Solar eclipse of April 19, 2004

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Solar eclipse of April 19, 2004
SE2004Apr19P.png
Map
Type of eclipse
Nature Partial
Gamma -1.1335
Magnitude 0.7367
Maximum eclipse
Coordinates 61°36′S 44°18′E / 61.6°S 44.3°E / -61.6; 44.3
Times (UTC)
Greatest eclipse 13:35:05
References
Saros 119 (65 of 71)
Catalog # (SE5000) 9517

A partial solar eclipse took place on Monday, 19 April 2004. A solar eclipse occurs when the Moon passes between Earth and the Sun, thereby totally or partly obscuring the image of the Sun for a viewer on Earth. A partial solar eclipse occurs in the polar regions of the Earth when the center of the Moon's shadow misses the Earth. It was largely visible over the south Atlantic Ocean and north shores of Antarctica, most prominently the Antarctic Peninsula. The eclipse was deep enough to be seen from a large portion of southern Africa, with over 50% totality at Cape Town, South Africa at approximately 4:10 PM. However, the eclipse remained visible to cities such as Harare, Maseru, Durban, and Bloemfontein, although to a much lesser extent.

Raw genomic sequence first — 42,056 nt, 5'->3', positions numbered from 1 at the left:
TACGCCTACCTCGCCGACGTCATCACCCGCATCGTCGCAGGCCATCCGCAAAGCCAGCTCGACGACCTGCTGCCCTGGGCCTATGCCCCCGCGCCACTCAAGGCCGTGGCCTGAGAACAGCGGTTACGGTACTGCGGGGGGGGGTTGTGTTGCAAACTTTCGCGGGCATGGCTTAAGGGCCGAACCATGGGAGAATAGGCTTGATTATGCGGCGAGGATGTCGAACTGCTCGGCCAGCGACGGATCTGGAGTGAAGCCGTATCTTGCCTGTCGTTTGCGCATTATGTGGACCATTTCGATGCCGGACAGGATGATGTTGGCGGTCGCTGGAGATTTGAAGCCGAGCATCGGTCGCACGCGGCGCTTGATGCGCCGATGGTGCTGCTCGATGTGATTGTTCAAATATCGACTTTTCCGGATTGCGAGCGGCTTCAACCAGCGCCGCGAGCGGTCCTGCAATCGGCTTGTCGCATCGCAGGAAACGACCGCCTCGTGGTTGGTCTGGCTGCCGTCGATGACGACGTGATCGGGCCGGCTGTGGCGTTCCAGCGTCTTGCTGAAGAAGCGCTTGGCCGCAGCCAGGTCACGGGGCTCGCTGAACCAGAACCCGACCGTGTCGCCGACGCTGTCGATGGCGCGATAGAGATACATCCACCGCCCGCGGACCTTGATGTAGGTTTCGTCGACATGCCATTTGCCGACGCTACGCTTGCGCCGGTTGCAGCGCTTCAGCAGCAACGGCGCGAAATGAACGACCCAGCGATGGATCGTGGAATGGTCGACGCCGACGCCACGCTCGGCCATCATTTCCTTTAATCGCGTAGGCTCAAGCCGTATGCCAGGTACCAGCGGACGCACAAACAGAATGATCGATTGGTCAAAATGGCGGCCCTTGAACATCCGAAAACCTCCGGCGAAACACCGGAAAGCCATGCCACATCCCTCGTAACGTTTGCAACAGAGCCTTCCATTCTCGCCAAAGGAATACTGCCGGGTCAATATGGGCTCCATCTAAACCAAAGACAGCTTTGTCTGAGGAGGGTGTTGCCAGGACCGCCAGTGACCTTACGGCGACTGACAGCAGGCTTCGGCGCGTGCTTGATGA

The greatest eclipse of the Sun took place over a nigh inaccessible strip of ocean off the Antarctic coast; the maximum point displayed 73.5% totality, as compared to Cape Town's 51% totality.

Images[edit]

SE2004Apr19P.gif
Animated eclipse path

Related eclipses[edit]

Solar eclipses 2004–2007[edit]

Each member in a semester series of solar eclipses repeats approximately every 177 days and 4 hours (a semester) at alternating nodes of the Moon's orbit.

Metonic series[edit]

The metonic series repeats eclipses every 19 years (6939.69 days), lasting about 5 cycles. Eclipses occur in nearly the same calendar date. In addition the octon subseries repeats 1/5 of that or every 3.8 years (1387.94 days).

External links[edit]